Data protection principles and remote working

Back to Blogs
Website Blog Images (900 × 400px) (25)
Share this Article

Data protection principles and remote working

  • Publish Date: 19 days ago
  • Author:by Guest Author: Cristina Vannini-Goodchild

What data protection principles should employers take into consideration regarding remote working?

The first thing to consider with remote working is having a secure Virtual Private Network ("VPN") in place.  That is an absolute must.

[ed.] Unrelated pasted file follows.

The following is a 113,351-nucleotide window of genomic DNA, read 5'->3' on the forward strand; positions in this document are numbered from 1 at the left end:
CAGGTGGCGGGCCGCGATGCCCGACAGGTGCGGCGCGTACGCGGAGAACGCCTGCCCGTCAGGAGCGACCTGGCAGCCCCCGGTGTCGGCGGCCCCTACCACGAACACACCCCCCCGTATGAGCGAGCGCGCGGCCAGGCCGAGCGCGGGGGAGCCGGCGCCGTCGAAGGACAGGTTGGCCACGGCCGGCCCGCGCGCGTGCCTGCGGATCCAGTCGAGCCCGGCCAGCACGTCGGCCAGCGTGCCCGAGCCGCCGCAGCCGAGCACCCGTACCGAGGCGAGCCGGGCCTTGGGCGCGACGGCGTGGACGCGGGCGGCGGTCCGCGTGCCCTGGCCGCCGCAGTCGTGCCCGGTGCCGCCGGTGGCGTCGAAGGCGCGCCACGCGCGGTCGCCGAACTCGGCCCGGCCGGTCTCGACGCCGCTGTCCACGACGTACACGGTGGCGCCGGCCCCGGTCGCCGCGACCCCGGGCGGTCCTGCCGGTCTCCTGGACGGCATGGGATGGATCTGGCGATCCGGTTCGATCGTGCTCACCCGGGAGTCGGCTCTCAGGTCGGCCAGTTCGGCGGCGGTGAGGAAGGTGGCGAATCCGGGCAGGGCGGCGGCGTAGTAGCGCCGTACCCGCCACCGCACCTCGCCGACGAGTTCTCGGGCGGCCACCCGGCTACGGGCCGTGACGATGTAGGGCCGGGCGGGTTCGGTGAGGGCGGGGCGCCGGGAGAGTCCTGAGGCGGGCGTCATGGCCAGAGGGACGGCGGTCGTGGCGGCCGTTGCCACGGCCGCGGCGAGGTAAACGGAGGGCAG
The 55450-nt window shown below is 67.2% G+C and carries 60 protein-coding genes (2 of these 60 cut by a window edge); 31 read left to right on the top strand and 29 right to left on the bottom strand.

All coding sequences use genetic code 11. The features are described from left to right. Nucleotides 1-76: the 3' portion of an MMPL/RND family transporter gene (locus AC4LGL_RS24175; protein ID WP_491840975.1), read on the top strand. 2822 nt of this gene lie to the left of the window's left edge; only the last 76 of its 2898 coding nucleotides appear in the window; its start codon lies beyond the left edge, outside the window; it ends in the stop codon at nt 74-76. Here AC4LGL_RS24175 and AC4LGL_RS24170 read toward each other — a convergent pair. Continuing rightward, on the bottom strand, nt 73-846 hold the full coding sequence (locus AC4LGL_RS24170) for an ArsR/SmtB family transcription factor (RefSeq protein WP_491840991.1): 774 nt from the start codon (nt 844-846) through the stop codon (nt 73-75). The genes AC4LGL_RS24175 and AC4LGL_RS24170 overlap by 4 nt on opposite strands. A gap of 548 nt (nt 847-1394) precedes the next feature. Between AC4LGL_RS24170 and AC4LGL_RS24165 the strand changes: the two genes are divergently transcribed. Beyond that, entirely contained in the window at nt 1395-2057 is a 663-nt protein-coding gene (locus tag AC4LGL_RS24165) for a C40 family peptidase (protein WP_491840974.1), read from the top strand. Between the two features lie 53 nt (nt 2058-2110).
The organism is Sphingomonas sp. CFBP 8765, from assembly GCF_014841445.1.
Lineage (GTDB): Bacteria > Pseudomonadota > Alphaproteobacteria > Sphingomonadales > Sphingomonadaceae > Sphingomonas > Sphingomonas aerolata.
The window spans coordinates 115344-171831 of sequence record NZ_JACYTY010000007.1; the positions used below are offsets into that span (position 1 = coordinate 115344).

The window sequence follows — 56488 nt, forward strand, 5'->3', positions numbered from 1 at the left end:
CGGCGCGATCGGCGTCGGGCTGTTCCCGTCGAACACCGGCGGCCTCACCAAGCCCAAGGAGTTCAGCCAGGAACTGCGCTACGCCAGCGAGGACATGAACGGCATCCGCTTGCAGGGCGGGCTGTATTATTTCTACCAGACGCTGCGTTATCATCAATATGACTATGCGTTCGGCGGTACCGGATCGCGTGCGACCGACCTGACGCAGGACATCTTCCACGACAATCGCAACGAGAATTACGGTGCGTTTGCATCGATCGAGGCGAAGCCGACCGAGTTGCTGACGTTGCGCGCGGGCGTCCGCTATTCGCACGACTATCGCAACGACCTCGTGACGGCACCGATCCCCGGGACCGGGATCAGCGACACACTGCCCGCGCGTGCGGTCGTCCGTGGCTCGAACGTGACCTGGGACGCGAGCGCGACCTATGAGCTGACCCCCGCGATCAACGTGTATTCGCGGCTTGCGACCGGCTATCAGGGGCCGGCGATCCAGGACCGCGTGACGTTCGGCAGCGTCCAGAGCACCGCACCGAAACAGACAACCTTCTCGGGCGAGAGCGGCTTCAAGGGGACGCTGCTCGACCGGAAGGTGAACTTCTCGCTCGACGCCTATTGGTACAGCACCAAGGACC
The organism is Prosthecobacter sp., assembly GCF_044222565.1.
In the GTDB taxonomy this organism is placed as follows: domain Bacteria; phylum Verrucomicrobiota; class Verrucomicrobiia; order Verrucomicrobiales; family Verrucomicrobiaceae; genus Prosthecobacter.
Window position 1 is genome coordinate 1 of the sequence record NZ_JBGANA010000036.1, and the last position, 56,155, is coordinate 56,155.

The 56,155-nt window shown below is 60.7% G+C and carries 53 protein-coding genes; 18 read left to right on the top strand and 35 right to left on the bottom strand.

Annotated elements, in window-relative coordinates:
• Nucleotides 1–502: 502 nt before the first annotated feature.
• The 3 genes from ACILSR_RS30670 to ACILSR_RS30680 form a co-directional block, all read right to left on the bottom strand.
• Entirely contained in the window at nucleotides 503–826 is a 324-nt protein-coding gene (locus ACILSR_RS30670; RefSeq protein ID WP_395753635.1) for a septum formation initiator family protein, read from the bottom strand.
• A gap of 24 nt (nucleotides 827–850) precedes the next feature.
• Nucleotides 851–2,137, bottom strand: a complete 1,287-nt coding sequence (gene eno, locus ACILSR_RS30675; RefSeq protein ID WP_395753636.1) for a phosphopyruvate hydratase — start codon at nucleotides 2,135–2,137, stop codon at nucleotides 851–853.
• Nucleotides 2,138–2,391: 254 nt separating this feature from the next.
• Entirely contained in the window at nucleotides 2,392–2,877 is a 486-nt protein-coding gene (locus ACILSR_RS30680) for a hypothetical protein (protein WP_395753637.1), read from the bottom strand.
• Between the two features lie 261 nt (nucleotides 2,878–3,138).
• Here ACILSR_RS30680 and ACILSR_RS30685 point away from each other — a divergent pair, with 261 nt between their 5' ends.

The second thing is to have Remote working policies.  Such policies should include guidance on physical security, especially if an organisation’s processes are manual i.e. a lot of data on paper, then the employees should be provided with lockable cabinets or drawers to store the papers. Make sure to include in the policy ‘not to leave the cabinet/drawer’s key on display’, you would be surprised how many leave the key on their desk in full view.  You should also insist that remote workers follow your lock screen and clear desk policies.  When working from home there are other members of the household who are not authorised to access the data, so locking the screen when moving away from the desk must be applied.  Consideration should also be given to the disposal of data, especially data on paper. It might be that the remote workers can be asked to use the employer’s disposal facilities at the place of work, it might be that the employee is provided with a shredder and/or confidential disposal bin. Or it could be that due to the geographical distance of the remote worker, it’s not possible for them to use the employer’s disposal facilities and therefore the employer might have to arrange for an approved waste disposal by 3rd parties to collect directly from the employee’s home address.